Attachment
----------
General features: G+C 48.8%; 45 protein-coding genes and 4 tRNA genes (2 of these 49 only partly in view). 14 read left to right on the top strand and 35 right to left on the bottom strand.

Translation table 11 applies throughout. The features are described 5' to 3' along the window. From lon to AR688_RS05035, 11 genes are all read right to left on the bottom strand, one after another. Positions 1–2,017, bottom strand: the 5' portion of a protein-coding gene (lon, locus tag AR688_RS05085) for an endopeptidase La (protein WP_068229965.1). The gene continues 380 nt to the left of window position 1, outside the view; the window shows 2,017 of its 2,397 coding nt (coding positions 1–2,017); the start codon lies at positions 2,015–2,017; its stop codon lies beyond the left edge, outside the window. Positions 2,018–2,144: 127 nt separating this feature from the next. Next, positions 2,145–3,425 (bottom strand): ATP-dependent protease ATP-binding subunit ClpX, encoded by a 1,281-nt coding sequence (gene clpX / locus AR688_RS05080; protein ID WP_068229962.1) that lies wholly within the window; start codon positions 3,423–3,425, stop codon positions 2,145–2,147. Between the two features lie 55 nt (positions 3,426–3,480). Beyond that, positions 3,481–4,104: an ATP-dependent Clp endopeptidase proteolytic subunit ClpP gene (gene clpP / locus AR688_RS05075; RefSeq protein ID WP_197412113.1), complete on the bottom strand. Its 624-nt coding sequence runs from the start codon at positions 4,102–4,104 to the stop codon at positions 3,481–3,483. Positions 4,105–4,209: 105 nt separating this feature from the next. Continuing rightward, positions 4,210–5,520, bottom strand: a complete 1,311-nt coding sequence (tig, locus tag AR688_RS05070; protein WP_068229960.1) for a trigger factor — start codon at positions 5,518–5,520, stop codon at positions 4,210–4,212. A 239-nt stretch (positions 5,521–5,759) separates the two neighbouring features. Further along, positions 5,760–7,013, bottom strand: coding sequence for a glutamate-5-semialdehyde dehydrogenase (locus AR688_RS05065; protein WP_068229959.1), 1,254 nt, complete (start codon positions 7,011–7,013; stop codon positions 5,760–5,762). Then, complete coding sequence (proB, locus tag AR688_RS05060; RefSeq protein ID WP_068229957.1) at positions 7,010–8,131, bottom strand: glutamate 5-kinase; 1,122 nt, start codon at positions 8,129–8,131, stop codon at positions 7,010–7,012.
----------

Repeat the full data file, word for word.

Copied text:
General features: G+C 48.8%; 45 protein-coding genes and 4 tRNA genes (2 of these 49 only partly in view). 14 read left to right on the top strand and 35 right to left on the bottom strand.

Translation table 11 applies throughout. The features are described 5' to 3' along the window. From lon to AR688_RS05035, 11 genes are all read right to left on the bottom strand, one after another. Positions 1–2,017, bottom strand: the 5' portion of a protein-coding gene (lon, locus tag AR688_RS05085) for an endopeptidase La (protein WP_068229965.1). The gene continues 380 nt to the left of window position 1, outside the view; the window shows 2,017 of its 2,397 coding nt (coding positions 1–2,017); the start codon lies at positions 2,015–2,017; its stop codon lies beyond the left edge, outside the window. Positions 2,018–2,144: 127 nt separating this feature from the next. Next, positions 2,145–3,425 (bottom strand): ATP-dependent protease ATP-binding subunit ClpX, encoded by a 1,281-nt coding sequence (gene clpX / locus AR688_RS05080; protein ID WP_068229962.1) that lies wholly within the window; start codon positions 3,423–3,425, stop codon positions 2,145–2,147. Between the two features lie 55 nt (positions 3,426–3,480). Beyond that, positions 3,481–4,104: an ATP-dependent Clp endopeptidase proteolytic subunit ClpP gene (gene clpP / locus AR688_RS05075; RefSeq protein ID WP_197412113.1), complete on the bottom strand. Its 624-nt coding sequence runs from the start codon at positions 4,102–4,104 to the stop codon at positions 3,481–3,483. Positions 4,105–4,209: 105 nt separating this feature from the next. Continuing rightward, positions 4,210–5,520, bottom strand: a complete 1,311-nt coding sequence (tig, locus tag AR688_RS05070; protein WP_068229960.1) for a trigger factor — start codon at positions 5,518–5,520, stop codon at positions 4,210–4,212. A 239-nt stretch (positions 5,521–5,759) separates the two neighbouring features. Further along, positions 5,760–7,013, bottom strand: coding sequence for a glutamate-5-semialdehyde dehydrogenase (locus AR688_RS05065; protein WP_068229959.1), 1,254 nt, complete (start codon positions 7,011–7,013; stop codon positions 5,760–5,762). Then, complete coding sequence (proB, locus tag AR688_RS05060; RefSeq protein ID WP_068229957.1) at positions 7,010–8,131, bottom strand: glutamate 5-kinase; 1,122 nt, start codon at positions 8,129–8,131, stop codon at positions 7,010–7,012.